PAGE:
Host pool load-balancing algorithms


This content applies to Azure Virtual Desktop with Azure Resource Manager Azure Virtual Desktop objects. If you're using Azure Virtual Desktop (classic) without Azure Resource Manager objects, see this article.

Azure Virtual Desktop supports two load-balancing algorithms. Each algorithm determines which session host will host a user's session when they connect to a resource in a host pool.

The following load-balancing algorithms are available in Azure Virtual Desktop:

  • Breadth-first load balancing allows you to evenly distribute user sessions across the session hosts in a host pool.
  • Depth-first load balancing allows you to saturate a session host with user sessions in a host pool. Once the first session host reaches its session limit threshold, the load balancer directs any new user connections to the next session host in the host pool until it reaches its limit, and so on.

Each host pool can only configure one type of load-balancing specific to it. However, both load-balancing algorithms share the following behaviors no matter which host pool they're in:

  • If a user already has an active or disconnected session in the host pool and signs in again, the load balancer will successfully redirect them to the session host with their existing session. This behavior applies even if that session host's AllowNewConnections property is set to False (drain mode is enabled).
  • If a user doesn't already have a session in the host pool, then the load balancer won't consider session hosts whose AllowNewConnections property is set to False during load balancing.

Breadth-first load-balancing algorithm

The breadth-first load-balancing algorithm allows you to distribute user sessions across session hosts to optimize for session performance. This algorithm is ideal for organizations that want to provide the best experience for users connecting to their pooled virtual desktop environment.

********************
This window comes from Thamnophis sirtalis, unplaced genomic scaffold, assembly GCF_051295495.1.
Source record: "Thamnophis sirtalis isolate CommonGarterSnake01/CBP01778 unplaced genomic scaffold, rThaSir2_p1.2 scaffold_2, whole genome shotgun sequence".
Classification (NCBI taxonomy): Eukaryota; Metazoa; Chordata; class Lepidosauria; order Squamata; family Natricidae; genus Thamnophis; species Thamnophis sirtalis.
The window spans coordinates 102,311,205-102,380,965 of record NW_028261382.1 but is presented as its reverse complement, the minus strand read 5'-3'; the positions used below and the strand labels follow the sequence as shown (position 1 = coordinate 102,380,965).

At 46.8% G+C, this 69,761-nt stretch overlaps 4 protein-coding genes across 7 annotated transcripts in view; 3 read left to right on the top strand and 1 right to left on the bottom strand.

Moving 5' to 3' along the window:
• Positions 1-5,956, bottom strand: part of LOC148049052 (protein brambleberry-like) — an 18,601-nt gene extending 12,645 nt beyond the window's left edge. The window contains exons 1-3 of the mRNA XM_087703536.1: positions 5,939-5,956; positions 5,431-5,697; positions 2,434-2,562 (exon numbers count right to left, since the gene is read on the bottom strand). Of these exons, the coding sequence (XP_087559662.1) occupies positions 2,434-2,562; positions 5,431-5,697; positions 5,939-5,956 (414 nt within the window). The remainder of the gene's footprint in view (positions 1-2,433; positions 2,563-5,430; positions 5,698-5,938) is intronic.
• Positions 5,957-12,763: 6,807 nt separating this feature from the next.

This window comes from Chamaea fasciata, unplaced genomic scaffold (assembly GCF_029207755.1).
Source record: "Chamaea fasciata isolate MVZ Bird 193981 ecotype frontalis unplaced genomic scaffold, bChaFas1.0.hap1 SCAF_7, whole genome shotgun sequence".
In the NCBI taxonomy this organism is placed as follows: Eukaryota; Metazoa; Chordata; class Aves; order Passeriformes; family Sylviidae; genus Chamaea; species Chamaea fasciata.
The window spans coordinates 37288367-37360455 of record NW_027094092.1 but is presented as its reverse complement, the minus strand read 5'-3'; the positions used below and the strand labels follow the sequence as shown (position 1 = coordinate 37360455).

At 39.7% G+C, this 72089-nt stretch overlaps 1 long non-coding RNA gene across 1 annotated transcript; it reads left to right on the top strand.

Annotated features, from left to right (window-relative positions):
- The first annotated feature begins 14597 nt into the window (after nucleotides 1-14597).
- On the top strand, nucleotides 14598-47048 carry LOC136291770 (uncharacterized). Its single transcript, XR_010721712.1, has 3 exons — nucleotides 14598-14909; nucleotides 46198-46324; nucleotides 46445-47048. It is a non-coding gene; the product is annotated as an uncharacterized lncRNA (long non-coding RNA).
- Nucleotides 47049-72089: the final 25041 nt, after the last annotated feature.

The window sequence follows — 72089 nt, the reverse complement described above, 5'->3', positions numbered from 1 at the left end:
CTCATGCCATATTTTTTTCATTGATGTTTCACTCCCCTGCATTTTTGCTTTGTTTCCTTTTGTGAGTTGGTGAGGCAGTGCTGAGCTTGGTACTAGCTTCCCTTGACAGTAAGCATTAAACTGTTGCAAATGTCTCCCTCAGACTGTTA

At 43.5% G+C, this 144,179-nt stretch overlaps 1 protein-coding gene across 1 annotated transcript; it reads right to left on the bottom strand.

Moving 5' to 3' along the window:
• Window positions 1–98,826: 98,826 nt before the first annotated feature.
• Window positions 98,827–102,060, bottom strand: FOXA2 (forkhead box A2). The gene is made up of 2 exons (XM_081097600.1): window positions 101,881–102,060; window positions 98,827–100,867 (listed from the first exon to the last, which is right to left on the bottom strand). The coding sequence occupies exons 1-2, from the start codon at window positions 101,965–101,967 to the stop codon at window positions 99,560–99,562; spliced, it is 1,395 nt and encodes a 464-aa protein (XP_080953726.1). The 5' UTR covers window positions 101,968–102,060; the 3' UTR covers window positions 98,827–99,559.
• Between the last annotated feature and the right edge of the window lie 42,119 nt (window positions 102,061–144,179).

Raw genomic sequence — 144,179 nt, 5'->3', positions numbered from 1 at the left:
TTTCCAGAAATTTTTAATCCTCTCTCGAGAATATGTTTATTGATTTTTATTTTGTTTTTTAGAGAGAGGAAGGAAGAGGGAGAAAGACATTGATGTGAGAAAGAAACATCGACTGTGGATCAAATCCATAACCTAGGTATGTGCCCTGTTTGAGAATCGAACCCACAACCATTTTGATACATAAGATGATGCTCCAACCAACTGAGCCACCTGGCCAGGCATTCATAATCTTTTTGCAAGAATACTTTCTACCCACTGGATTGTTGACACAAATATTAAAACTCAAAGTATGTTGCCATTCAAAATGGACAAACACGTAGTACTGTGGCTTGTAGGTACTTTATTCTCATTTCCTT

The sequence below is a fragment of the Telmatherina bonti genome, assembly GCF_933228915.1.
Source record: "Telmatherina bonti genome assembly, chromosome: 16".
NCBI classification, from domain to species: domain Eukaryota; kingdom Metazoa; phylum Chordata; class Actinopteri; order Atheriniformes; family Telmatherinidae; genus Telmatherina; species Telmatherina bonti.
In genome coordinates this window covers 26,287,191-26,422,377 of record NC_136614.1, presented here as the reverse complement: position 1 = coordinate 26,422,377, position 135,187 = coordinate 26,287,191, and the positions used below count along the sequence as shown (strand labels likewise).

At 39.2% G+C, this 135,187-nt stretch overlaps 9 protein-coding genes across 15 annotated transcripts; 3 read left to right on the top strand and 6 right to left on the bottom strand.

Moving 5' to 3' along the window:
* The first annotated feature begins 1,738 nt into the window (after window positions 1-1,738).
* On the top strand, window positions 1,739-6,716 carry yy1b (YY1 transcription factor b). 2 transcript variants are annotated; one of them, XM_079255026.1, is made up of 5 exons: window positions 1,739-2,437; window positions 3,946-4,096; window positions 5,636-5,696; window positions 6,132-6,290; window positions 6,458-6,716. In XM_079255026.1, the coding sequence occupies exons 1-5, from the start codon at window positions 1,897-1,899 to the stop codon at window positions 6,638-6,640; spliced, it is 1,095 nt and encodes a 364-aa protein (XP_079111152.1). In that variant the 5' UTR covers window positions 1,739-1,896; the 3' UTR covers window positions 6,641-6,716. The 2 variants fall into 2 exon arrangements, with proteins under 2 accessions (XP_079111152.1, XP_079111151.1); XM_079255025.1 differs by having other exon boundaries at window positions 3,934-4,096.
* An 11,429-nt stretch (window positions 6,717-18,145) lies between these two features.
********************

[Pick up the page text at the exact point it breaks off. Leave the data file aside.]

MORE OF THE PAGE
The breadth-first algorithm first queries session hosts that allow new connections. The algorithm then selects a session host randomly from half the set of session hosts with the least number of sessions. For example, if there are nine machines with 11, 12, 13, 14, 15, 16, 17, 18, and 19 sessions, a new session you create won't automatically go to the first machine. Instead, it can go to any of the first five machines with the lowest number of sessions (11, 12, 13, 14, 15).

Depth-first load-balancing algorithm

The depth-first load-balancing algorithm allows you to saturate one session host at a time to optimize for scale down scenarios. This algorithm is ideal for cost-conscious organizations that want more granular control on the number of virtual machines they've allocated for a host pool.

The depth-first algorithm first queries session hosts that allow new connections and haven't gone over their maximum session limit. The algorithm then selects the session host with highest number of sessions. If there's a tie, the algorithm selects the first session host in the query.


The depth-first load balancing algorithm distributes sessions to session hosts based on the maximum session host limit. This parameter is required when you use the depth-first load balancing algorithm. For the best possible user experience, make sure to change the maximum session host limit parameter to a number that best suits your environment.